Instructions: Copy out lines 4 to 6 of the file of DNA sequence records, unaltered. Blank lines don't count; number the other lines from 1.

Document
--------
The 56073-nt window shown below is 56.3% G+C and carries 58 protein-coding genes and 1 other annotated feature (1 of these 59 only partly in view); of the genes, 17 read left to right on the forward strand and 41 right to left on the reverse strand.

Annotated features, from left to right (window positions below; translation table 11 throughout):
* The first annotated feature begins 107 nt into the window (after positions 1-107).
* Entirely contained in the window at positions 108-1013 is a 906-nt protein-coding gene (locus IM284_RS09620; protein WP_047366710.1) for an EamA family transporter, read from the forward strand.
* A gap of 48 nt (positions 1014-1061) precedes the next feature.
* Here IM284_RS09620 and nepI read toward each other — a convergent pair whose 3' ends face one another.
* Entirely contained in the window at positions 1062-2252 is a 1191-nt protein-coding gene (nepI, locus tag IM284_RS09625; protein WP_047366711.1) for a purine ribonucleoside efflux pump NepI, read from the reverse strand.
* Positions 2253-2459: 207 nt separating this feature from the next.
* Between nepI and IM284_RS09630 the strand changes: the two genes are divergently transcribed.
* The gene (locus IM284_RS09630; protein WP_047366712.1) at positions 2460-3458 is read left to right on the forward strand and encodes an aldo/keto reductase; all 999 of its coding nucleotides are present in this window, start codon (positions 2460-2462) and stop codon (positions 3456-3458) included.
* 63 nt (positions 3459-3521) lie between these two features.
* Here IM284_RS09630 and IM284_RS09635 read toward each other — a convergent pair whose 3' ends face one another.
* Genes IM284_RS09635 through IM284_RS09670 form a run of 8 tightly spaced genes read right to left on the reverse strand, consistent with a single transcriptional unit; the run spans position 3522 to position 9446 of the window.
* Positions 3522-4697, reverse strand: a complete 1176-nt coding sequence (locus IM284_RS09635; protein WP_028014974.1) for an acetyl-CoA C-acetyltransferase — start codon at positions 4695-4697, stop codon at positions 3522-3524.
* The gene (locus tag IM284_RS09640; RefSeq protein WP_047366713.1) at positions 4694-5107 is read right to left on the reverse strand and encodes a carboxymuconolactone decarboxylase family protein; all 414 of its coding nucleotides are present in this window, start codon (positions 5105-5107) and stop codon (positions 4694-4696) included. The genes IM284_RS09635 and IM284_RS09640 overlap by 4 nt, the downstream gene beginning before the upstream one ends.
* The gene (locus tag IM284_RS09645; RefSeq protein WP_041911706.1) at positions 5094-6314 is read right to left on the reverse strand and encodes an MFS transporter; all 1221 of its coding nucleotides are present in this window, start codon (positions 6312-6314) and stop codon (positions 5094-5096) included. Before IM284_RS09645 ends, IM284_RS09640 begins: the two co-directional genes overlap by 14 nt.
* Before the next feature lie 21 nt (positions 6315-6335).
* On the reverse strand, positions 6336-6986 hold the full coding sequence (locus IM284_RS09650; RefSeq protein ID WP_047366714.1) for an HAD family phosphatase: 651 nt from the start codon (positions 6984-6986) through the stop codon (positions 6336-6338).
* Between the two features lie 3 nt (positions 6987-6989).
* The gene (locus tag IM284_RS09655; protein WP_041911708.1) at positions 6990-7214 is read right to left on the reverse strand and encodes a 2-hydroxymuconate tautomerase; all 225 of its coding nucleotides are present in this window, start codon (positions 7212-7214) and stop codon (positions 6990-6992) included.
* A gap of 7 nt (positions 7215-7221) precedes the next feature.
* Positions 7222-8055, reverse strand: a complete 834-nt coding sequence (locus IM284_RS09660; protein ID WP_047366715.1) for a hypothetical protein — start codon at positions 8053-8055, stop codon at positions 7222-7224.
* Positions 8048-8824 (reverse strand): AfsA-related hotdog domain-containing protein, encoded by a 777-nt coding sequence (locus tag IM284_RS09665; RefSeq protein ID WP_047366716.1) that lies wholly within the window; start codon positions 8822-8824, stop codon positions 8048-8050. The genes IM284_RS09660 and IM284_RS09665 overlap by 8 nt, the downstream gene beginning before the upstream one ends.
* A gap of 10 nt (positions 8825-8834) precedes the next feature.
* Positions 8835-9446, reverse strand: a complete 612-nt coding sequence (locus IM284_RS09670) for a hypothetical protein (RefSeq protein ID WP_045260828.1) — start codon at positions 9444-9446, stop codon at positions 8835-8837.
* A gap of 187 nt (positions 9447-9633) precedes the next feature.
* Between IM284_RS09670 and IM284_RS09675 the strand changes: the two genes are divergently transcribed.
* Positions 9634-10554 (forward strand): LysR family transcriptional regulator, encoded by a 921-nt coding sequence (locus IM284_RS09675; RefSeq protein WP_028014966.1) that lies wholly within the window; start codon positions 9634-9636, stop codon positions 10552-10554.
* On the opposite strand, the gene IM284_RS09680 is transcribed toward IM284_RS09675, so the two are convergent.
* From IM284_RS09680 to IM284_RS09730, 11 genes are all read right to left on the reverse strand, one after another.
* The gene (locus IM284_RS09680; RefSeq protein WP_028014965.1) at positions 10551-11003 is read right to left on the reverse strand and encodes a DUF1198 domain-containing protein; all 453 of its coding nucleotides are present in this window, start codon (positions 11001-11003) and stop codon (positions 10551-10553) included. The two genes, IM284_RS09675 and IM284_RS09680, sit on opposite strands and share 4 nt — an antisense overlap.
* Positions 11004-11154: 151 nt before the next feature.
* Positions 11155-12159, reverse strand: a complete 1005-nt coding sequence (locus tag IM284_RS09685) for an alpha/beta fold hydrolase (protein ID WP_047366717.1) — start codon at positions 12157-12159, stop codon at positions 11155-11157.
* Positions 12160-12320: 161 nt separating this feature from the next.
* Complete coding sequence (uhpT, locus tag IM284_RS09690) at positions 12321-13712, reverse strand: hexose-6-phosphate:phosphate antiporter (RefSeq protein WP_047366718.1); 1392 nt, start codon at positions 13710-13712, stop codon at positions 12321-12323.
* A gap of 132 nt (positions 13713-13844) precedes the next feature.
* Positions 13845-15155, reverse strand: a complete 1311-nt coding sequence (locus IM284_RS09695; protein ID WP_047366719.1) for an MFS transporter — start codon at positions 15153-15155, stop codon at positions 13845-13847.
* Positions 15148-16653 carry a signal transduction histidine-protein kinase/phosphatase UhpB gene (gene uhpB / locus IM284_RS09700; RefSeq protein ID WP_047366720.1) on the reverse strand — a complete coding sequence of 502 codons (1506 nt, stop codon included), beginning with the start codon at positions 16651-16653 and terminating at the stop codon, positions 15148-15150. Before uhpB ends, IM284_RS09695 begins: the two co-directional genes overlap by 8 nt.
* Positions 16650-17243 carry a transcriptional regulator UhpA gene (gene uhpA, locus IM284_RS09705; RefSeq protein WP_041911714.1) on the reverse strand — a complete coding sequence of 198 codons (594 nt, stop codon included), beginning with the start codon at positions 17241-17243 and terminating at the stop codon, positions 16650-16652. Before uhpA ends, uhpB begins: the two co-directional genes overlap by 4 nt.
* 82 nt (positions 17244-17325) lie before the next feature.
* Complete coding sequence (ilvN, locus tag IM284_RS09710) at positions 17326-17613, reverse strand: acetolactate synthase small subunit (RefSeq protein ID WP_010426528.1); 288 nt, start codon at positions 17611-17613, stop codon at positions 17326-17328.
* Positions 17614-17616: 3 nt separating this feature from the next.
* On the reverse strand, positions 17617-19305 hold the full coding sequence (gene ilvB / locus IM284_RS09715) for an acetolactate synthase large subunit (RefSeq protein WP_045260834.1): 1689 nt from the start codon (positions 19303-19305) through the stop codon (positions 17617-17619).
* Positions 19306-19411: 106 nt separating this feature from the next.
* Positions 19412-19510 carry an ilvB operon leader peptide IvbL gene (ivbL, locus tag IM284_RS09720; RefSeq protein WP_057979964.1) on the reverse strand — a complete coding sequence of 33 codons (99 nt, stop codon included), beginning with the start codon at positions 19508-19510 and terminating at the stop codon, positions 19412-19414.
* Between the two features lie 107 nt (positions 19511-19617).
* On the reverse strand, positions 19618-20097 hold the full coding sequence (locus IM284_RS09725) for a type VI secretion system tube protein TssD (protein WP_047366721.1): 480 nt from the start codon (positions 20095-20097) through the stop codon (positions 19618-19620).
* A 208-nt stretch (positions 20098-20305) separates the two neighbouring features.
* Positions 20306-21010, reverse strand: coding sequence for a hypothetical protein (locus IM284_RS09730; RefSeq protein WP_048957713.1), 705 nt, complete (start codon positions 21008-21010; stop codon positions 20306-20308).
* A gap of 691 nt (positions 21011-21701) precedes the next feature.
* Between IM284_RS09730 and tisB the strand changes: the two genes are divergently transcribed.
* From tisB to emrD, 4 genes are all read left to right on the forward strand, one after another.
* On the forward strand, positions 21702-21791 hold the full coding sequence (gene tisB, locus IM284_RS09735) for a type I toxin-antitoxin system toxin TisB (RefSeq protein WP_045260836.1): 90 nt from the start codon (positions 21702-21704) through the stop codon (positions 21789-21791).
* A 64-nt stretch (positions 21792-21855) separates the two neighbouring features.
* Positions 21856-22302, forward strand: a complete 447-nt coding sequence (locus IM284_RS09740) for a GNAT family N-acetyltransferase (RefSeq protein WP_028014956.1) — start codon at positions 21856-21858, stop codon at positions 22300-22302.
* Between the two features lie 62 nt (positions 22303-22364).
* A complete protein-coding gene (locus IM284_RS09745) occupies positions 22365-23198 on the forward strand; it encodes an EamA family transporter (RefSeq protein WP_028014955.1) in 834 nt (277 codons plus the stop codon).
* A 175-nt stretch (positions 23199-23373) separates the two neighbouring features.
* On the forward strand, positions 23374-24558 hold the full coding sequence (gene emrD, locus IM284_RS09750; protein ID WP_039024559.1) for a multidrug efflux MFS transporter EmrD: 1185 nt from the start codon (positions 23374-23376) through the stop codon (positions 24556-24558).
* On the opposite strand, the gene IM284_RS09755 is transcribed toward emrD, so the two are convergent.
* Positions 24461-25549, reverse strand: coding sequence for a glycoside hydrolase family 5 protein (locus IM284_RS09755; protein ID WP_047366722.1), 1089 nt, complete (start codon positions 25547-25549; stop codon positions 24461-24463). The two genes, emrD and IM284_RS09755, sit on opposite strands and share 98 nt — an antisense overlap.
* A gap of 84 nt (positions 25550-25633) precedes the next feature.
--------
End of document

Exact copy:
* Entirely contained in the window at positions 108-1013 is a 906-nt protein-coding gene (locus IM284_RS09620; protein WP_047366710.1) for an EamA family transporter, read from the forward strand.
* A gap of 48 nt (positions 1014-1061) precedes the next feature.
* Here IM284_RS09620 and nepI read toward each other — a convergent pair whose 3' ends face one another.